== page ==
I must admit, I'd never come across any of those songs until you mentioned them.
I've now had a chance to look up Lucy Wan and What Put the Blood elsewhere on Mudcat, however, and I see the crucial verses have a killer, confronted by his mother, who explains away the blood on his clothes by telling her it's an animal's blood. In fact, as his mother quickly guesses, it belongs to either his brother or his sister, who the man's just killed.
Mudcat dates Lucy Wan back to 1827. Knoxville Girl's American predecessor, The Lexington Miller, was still using the miller's servant rather than his mother at around that time, so it's perfectly possible that whoever rewrote it to introduce the mother already knew the floating verses you mention. Even so, part of his motivation could still have been to make the song more identifiable for his American listeners.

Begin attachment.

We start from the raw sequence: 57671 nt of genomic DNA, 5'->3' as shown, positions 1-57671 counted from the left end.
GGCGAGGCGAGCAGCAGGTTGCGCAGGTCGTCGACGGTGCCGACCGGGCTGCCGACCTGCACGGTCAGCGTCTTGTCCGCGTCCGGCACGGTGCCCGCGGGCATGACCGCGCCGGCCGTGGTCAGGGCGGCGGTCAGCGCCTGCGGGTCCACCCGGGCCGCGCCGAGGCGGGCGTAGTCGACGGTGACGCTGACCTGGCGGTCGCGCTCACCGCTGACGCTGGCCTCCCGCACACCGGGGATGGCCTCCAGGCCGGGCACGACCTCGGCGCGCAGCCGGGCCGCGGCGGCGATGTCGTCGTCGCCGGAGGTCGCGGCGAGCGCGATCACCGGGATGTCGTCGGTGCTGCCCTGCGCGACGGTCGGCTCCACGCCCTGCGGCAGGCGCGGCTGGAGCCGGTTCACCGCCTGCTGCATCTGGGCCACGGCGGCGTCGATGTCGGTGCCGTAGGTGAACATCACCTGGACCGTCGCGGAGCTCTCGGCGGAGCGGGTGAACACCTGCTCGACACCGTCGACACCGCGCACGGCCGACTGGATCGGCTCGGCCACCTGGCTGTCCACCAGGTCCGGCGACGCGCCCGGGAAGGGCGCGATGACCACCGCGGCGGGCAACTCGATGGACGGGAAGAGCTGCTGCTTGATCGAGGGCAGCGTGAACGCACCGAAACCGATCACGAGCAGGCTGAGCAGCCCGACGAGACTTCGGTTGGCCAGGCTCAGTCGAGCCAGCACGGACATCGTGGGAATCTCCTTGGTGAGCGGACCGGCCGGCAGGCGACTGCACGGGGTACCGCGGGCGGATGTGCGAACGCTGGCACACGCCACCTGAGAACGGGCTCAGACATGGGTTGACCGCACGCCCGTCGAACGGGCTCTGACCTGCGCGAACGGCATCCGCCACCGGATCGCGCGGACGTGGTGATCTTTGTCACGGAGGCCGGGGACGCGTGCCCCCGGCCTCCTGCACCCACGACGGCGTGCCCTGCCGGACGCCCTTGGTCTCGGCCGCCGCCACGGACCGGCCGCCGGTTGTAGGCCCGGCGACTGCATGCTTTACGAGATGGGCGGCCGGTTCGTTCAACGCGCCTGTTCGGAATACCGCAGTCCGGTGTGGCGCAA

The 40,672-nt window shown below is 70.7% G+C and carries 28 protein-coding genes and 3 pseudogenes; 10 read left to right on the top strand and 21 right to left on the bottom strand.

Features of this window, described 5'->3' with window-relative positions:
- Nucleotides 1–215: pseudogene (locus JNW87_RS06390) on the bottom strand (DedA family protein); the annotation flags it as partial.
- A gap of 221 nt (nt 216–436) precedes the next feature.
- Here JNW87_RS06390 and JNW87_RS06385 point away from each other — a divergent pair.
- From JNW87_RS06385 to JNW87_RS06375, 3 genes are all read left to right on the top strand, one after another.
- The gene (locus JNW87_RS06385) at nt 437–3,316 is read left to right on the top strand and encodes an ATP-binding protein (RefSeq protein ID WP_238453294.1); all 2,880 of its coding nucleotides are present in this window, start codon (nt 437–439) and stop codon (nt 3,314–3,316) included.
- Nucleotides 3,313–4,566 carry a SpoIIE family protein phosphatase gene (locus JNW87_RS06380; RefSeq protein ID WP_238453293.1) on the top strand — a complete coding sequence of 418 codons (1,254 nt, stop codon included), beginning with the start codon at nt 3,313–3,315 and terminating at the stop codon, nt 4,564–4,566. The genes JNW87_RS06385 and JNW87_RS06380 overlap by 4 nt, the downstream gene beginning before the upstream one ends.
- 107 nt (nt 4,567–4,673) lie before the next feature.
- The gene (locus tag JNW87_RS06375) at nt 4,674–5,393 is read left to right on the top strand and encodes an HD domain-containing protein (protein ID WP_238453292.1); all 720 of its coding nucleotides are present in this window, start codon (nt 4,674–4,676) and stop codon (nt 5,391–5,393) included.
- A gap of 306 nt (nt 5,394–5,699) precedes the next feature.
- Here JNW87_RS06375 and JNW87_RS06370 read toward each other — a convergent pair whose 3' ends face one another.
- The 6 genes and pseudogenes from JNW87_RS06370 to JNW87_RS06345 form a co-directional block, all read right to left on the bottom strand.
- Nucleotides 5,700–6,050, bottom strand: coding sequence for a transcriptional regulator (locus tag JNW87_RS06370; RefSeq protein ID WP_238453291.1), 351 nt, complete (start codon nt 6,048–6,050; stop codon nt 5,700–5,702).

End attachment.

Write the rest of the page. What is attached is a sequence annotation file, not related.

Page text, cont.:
There's no mention of a nosebleed in any of the songs you mention – or, at least, not in any version I've seen – and that element of Knoxville Girl can be traced directly back to The Bloody Miller in 1683 or so.
I'm glad you enjoyed my piece, and thanks very much for raising this interesting point about it.